Dress Codes Add to Lawyer Responsibilities
by Marshall Snider
The Colorado Supreme Court has issued a dress code governing the appearance of attorneys in all Colorado courts. Amendments to the Rules of Professional Conduct will now require lawyers to wear court uniforms.
The court took this action in response to growing criticism of the casual attire in which lawyers now appear in court. According to state court administrator Jerry Marroney, the chief justice directive arose from an alarming decline in decorous dress, brought about by the extension of "casual Fridays" to all aspects and days of the legal profession.
According to Marroney, casual Fridays bled into the acceptance of other than traditional business attire on other days of the week. Confusion grew as each law firm established a different dress code, with names such as "business casual," "corporate casual," "up casual," "dot.com casual" and "downscale but still lawyerly casual."
This lack of clear definition led to such strange sights as lawyers in big firms wearing black jeans and hiking boots, while solo practitioners believed it was acceptable to wear Armani suits around the office. Before long, any type of dress was tolerated in law offices big and small.
Eventually the trend moved into the court system. The idea of abandoning business suits in court seemed harmless at first: sport coats, slacks and culottes replaced pinstripes and pearls. But then khakis and moccasins started appearing in Denver area courts. Things began to deteriorate when lawyers in mountain towns appeared in court wearing jackets with "Gnarly Dude" logos. The last straw for the judicial branch occurred as attorneys in rural areas progressed from jeans and cowboy boots to chaps and spurs.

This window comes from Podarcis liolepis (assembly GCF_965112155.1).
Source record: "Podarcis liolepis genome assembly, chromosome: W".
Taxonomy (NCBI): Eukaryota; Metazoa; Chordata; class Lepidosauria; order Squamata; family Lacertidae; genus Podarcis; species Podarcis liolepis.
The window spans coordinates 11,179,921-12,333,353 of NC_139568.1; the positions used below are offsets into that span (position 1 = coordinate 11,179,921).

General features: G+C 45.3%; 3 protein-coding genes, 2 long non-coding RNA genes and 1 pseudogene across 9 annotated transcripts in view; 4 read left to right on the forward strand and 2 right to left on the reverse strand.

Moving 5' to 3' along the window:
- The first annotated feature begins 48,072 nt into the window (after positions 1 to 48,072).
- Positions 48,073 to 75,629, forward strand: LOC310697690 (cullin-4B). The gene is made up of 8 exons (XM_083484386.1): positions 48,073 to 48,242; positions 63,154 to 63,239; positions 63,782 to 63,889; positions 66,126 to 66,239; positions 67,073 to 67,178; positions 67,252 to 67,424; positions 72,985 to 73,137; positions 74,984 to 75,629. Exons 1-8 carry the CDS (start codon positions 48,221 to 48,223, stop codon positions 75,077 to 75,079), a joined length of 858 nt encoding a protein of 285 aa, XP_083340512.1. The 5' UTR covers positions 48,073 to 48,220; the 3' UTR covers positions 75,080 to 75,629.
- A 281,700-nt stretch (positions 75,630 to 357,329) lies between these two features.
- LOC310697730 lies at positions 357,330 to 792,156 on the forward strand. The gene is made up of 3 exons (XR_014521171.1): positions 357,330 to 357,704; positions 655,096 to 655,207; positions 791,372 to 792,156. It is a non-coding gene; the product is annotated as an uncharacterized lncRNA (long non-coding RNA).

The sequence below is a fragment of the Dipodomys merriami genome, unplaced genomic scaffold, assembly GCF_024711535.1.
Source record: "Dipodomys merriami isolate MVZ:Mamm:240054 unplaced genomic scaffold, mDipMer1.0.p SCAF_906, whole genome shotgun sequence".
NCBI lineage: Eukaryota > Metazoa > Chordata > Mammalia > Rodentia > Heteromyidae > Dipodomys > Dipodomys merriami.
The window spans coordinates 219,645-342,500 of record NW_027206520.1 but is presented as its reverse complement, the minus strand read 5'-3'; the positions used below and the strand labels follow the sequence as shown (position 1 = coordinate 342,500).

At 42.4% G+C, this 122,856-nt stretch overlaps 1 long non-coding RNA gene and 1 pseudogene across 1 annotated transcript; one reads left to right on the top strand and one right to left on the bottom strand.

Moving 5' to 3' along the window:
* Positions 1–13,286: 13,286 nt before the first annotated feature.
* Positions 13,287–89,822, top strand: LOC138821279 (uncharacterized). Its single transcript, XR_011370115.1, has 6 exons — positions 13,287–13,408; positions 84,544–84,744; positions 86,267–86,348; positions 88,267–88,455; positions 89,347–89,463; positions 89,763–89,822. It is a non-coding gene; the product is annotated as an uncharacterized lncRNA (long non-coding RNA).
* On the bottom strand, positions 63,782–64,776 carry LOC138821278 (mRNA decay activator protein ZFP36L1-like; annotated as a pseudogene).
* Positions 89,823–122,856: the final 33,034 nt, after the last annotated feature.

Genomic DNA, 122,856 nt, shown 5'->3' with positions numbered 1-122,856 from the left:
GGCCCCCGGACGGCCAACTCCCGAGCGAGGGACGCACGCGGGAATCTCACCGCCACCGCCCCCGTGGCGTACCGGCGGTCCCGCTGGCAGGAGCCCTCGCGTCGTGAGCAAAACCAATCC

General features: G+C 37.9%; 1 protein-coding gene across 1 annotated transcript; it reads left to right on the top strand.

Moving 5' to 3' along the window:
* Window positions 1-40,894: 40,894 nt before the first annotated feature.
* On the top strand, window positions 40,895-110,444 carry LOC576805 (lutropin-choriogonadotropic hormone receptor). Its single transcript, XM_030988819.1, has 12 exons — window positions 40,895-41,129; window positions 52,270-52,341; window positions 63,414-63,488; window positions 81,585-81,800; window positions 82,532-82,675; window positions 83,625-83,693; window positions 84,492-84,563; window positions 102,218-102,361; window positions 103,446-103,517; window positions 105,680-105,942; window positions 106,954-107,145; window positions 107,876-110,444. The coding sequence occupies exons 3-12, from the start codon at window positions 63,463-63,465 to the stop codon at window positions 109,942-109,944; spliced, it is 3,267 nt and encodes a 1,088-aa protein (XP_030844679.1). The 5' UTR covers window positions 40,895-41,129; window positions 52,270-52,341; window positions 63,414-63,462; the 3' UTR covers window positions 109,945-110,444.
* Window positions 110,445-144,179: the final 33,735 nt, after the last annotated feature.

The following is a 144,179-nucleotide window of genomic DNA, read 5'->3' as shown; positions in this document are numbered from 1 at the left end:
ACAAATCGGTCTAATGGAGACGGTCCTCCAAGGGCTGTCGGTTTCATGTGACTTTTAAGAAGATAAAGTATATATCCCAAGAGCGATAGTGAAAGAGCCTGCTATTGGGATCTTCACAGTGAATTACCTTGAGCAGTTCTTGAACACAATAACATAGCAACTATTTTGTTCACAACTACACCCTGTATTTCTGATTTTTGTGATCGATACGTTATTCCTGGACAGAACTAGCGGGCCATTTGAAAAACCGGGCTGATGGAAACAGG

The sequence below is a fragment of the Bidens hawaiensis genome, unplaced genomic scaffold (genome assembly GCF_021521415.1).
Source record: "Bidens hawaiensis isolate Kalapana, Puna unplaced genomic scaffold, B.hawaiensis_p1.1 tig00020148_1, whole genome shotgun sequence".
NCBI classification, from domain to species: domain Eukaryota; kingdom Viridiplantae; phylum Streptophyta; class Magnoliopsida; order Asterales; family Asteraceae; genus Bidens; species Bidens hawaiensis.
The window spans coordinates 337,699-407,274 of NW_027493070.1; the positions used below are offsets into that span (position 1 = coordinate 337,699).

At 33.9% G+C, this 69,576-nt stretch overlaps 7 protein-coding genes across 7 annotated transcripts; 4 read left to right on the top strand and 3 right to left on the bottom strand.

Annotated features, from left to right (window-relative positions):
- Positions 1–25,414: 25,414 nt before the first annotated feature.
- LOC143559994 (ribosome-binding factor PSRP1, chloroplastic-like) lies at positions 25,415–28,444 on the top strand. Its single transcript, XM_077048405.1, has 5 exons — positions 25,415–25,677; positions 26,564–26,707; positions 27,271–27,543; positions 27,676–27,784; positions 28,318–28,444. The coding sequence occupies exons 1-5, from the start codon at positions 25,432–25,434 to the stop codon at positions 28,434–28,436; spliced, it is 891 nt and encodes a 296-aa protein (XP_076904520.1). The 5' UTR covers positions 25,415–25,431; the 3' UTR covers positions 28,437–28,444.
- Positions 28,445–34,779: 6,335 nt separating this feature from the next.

The emphasis on distinctive dress led to additional problems for the courts. A lawyer in Denver assaulted a colleague in the hallway between cases, because he wanted that attorney’s blazer with the Oakland Raiders’ logo. In addition, lawyers have been spending too much money on clothes and shoes, meaning they have to bill more, which translates into less time to devote to pro bono activities.
Court uniforms are the answer to these problems. The Supreme Court’s requirement will begin next month, giving attorneys time to go shopping. Based on the recommendations of fashion consultants and parochial school principals, the Court will now require all lawyers, female and male, to wear a blue blazer with the Colorado State Seal on the pocket. Only white shirts are allowed, and red and white striped ties are mandated for both genders. Men will wear tan slacks in summer and gray flannel in winter. Women barristers must wear plaid skirts year round. Women are also expected to wear white bobby-sox and men are prohibited from donning any shoes with tassels.
Additional aspects of the dress code are yet to be worked out, but are expected shortly. Restrictions on jewelry are anticipated, and while the advisory committee has not identified specific limitations, anything protruding from the nose is likely to be banned. Tattoo limitations also are expected to be vigorously debated, on first amendment grounds as well as artistic merit.
Official court blazers and other attire will be available at the Colorado Bar Association office, the state court administrator’s office, and at "Court Stores" at the Pepsi Center and malls throughout the state.